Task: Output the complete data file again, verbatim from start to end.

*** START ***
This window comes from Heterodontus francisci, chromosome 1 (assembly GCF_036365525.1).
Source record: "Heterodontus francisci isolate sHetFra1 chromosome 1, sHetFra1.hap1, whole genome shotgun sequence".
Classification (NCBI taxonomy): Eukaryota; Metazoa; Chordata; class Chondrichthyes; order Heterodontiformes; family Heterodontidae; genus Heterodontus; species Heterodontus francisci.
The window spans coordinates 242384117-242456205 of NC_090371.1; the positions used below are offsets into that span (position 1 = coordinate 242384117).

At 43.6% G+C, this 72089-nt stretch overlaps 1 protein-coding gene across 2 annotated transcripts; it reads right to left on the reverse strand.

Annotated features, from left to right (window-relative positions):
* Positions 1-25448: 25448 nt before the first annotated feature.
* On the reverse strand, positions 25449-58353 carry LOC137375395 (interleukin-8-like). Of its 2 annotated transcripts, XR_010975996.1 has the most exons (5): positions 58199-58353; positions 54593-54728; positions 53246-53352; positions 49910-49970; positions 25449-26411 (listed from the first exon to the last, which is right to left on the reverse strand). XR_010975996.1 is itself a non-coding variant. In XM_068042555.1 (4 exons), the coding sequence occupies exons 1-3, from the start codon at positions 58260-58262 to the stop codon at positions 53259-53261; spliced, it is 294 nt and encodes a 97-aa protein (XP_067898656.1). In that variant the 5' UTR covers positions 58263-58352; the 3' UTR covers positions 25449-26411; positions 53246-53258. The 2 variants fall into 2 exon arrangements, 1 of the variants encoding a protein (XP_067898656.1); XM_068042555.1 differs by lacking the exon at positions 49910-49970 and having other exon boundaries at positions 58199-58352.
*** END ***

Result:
This window comes from Heterodontus francisci, chromosome 1 (assembly GCF_036365525.1).
Source record: "Heterodontus francisci isolate sHetFra1 chromosome 1, sHetFra1.hap1, whole genome shotgun sequence".
Classification (NCBI taxonomy): Eukaryota; Metazoa; Chordata; class Chondrichthyes; order Heterodontiformes; family Heterodontidae; genus Heterodontus; species Heterodontus francisci.
The window spans coordinates 242384117-242456205 of NC_090371.1; the positions used below are offsets into that span (position 1 = coordinate 242384117).

At 43.6% G+C, this 72089-nt stretch overlaps 1 protein-coding gene across 2 annotated transcripts; it reads right to left on the reverse strand.

Annotated features, from left to right (window-relative positions):
* Positions 1-25448: 25448 nt before the first annotated feature.
* On the reverse strand, positions 25449-58353 carry LOC137375395 (interleukin-8-like). Of its 2 annotated transcripts, XR_010975996.1 has the most exons (5): positions 58199-58353; positions 54593-54728; positions 53246-53352; positions 49910-49970; positions 25449-26411 (listed from the first exon to the last, which is right to left on the reverse strand). XR_010975996.1 is itself a non-coding variant. In XM_068042555.1 (4 exons), the coding sequence occupies exons 1-3, from the start codon at positions 58260-58262 to the stop codon at positions 53259-53261; spliced, it is 294 nt and encodes a 97-aa protein (XP_067898656.1). In that variant the 5' UTR covers positions 58263-58352; the 3' UTR covers positions 25449-26411; positions 53246-53258. The 2 variants fall into 2 exon arrangements, 1 of the variants encoding a protein (XP_067898656.1); XM_068042555.1 differs by lacking the exon at positions 49910-49970 and having other exon boundaries at positions 58199-58352.